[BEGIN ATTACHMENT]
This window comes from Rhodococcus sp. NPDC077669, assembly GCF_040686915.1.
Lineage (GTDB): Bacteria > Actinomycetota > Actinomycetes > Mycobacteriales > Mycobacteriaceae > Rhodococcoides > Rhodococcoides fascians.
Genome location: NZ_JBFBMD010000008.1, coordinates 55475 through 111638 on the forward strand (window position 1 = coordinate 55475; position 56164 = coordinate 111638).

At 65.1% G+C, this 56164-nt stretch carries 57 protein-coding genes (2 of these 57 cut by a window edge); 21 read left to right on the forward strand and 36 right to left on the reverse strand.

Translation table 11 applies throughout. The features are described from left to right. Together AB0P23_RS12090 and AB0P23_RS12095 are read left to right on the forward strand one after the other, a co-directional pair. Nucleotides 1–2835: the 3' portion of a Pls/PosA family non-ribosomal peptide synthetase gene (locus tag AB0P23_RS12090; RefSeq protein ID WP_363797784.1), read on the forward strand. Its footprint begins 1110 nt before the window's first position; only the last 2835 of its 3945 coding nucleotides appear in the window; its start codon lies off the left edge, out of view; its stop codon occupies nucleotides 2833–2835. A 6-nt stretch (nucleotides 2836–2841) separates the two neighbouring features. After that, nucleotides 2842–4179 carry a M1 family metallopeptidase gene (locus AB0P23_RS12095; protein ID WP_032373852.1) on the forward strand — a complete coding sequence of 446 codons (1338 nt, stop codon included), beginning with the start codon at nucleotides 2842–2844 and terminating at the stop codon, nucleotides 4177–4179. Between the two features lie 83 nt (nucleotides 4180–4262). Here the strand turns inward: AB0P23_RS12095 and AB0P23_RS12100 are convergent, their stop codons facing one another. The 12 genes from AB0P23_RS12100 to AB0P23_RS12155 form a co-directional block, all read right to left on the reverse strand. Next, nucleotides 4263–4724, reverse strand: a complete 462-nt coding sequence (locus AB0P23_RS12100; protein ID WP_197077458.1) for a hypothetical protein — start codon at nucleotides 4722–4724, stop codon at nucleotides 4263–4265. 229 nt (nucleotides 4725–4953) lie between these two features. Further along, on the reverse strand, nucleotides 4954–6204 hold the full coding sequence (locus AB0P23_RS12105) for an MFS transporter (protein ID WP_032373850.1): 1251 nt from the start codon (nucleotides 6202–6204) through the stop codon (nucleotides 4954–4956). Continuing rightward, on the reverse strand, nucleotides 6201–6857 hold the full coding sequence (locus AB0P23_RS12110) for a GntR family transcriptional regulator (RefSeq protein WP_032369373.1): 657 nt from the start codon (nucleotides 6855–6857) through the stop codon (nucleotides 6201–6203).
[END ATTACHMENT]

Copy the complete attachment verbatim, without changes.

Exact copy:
This window comes from Rhodococcus sp. NPDC077669, assembly GCF_040686915.1.
Lineage (GTDB): Bacteria > Actinomycetota > Actinomycetes > Mycobacteriales > Mycobacteriaceae > Rhodococcoides > Rhodococcoides fascians.
Genome location: NZ_JBFBMD010000008.1, coordinates 55475 through 111638 on the forward strand (window position 1 = coordinate 55475; position 56164 = coordinate 111638).

At 65.1% G+C, this 56164-nt stretch carries 57 protein-coding genes (2 of these 57 cut by a window edge); 21 read left to right on the forward strand and 36 right to left on the reverse strand.

Translation table 11 applies throughout. The features are described from left to right. Together AB0P23_RS12090 and AB0P23_RS12095 are read left to right on the forward strand one after the other, a co-directional pair. Nucleotides 1–2835: the 3' portion of a Pls/PosA family non-ribosomal peptide synthetase gene (locus tag AB0P23_RS12090; RefSeq protein ID WP_363797784.1), read on the forward strand. Its footprint begins 1110 nt before the window's first position; only the last 2835 of its 3945 coding nucleotides appear in the window; its start codon lies off the left edge, out of view; its stop codon occupies nucleotides 2833–2835. A 6-nt stretch (nucleotides 2836–2841) separates the two neighbouring features. After that, nucleotides 2842–4179 carry a M1 family metallopeptidase gene (locus AB0P23_RS12095; protein ID WP_032373852.1) on the forward strand — a complete coding sequence of 446 codons (1338 nt, stop codon included), beginning with the start codon at nucleotides 2842–2844 and terminating at the stop codon, nucleotides 4177–4179. Between the two features lie 83 nt (nucleotides 4180–4262). Here the strand turns inward: AB0P23_RS12095 and AB0P23_RS12100 are convergent, their stop codons facing one another. The 12 genes from AB0P23_RS12100 to AB0P23_RS12155 form a co-directional block, all read right to left on the reverse strand. Next, nucleotides 4263–4724, reverse strand: a complete 462-nt coding sequence (locus AB0P23_RS12100; protein ID WP_197077458.1) for a hypothetical protein — start codon at nucleotides 4722–4724, stop codon at nucleotides 4263–4265. 229 nt (nucleotides 4725–4953) lie between these two features. Further along, on the reverse strand, nucleotides 4954–6204 hold the full coding sequence (locus AB0P23_RS12105) for an MFS transporter (protein ID WP_032373850.1): 1251 nt from the start codon (nucleotides 6202–6204) through the stop codon (nucleotides 4954–4956). Continuing rightward, on the reverse strand, nucleotides 6201–6857 hold the full coding sequence (locus AB0P23_RS12110) for a GntR family transcriptional regulator (RefSeq protein WP_032369373.1): 657 nt from the start codon (nucleotides 6855–6857) through the stop codon (nucleotides 6201–6203).